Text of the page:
The essays in Surplus at the Border examine the ways in which Mennonite writers have claimed their "territory" of literature within the contemporary writing culture.
Reimer looks closely at the novels of Rudy Wiebe, Armin Wiebe, and Sandra Birdsell, and the poetry of Patrick Friesen and Di Brandt, who represent the major canon of Mennonite writers. He also discusses the works of several other writers, such as John Weier, Lois Braun, Sarah Klassen, Audrey Poetker and Miriam Toews, that, often subversive to a dominant culture's literature, speaks for contemporary Mennonite society and how it is both separate and integrated into Canadian literature.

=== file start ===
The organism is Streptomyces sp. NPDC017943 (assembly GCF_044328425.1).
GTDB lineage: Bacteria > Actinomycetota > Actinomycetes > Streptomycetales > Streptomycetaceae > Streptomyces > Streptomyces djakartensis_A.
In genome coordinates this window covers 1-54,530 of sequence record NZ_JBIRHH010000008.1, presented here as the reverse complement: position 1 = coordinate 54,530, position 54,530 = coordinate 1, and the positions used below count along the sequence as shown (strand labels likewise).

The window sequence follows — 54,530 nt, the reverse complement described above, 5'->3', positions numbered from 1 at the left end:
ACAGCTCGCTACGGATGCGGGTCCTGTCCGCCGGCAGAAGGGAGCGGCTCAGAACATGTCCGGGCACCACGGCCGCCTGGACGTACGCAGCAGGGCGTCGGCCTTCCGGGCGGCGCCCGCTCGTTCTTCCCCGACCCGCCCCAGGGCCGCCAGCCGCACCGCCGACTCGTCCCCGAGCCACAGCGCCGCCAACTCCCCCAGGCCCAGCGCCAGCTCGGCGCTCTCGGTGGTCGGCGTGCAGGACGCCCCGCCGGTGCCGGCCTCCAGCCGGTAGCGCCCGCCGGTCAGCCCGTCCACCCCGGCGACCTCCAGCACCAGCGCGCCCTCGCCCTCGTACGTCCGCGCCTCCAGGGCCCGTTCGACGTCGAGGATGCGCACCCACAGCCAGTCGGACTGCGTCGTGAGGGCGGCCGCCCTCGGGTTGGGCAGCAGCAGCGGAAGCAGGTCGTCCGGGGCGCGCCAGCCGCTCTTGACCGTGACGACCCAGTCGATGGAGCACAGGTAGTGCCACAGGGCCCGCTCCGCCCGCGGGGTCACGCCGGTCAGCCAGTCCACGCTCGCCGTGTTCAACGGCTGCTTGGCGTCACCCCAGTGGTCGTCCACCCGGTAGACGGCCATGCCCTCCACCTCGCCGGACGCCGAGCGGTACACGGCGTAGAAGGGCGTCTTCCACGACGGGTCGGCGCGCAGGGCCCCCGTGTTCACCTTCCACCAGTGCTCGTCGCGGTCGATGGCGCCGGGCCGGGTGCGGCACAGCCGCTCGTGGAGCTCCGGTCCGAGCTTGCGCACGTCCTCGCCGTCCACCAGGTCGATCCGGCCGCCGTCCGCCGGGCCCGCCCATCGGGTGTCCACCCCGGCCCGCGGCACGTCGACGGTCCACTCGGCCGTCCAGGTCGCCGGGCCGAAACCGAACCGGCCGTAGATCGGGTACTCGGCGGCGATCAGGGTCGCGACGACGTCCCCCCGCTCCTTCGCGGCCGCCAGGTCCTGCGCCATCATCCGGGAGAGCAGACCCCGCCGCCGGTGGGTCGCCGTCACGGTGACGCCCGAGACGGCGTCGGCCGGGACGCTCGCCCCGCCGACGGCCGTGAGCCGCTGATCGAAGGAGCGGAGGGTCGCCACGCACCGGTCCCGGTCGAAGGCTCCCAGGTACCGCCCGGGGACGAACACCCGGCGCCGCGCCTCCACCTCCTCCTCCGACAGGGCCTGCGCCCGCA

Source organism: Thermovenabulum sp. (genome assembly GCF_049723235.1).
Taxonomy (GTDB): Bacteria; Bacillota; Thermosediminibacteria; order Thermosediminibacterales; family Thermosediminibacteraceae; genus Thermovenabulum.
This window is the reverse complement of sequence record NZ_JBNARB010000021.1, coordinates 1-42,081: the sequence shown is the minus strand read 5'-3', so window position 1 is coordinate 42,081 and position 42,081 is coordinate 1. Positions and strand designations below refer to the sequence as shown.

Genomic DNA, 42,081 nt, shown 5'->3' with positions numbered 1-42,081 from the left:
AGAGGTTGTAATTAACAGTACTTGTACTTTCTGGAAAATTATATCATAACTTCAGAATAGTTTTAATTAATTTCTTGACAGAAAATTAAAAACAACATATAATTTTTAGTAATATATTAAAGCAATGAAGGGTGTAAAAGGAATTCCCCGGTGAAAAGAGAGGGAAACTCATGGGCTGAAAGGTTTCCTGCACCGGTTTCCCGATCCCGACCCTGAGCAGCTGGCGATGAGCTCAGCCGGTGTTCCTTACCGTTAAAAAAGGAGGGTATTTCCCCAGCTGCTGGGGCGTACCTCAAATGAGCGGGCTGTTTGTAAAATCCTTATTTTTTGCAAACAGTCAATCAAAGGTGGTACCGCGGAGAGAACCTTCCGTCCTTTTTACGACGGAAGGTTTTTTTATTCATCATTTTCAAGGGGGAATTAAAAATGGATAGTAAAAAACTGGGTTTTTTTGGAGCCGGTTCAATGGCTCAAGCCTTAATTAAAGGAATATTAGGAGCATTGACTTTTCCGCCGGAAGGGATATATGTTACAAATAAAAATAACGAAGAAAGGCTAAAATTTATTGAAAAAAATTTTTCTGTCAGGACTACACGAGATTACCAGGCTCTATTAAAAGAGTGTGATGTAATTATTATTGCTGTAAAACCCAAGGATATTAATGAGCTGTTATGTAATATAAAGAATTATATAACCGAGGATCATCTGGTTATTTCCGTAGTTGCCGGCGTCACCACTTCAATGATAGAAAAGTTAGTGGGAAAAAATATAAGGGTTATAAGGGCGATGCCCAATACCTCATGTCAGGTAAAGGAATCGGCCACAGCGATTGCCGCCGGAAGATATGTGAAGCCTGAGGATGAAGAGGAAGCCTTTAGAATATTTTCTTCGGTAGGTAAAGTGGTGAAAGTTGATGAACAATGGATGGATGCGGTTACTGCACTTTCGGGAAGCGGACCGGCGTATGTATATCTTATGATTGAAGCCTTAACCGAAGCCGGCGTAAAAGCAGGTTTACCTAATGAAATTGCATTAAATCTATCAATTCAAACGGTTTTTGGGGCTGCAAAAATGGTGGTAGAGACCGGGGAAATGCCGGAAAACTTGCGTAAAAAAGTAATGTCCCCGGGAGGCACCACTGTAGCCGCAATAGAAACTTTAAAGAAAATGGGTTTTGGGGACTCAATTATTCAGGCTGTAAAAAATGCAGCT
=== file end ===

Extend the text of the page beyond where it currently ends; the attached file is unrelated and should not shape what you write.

Reimer's essays examine how these authors write out of a distinct society and a particular world view, and yet are inflected with the experience and perspectives of a wider cultural experience. In looking at the novels, poems and stories of Mennonite writing today, and the ways in which they articulate their society, he emphasizes the literary tensions and rich complexity of contemporary Canadian writing.
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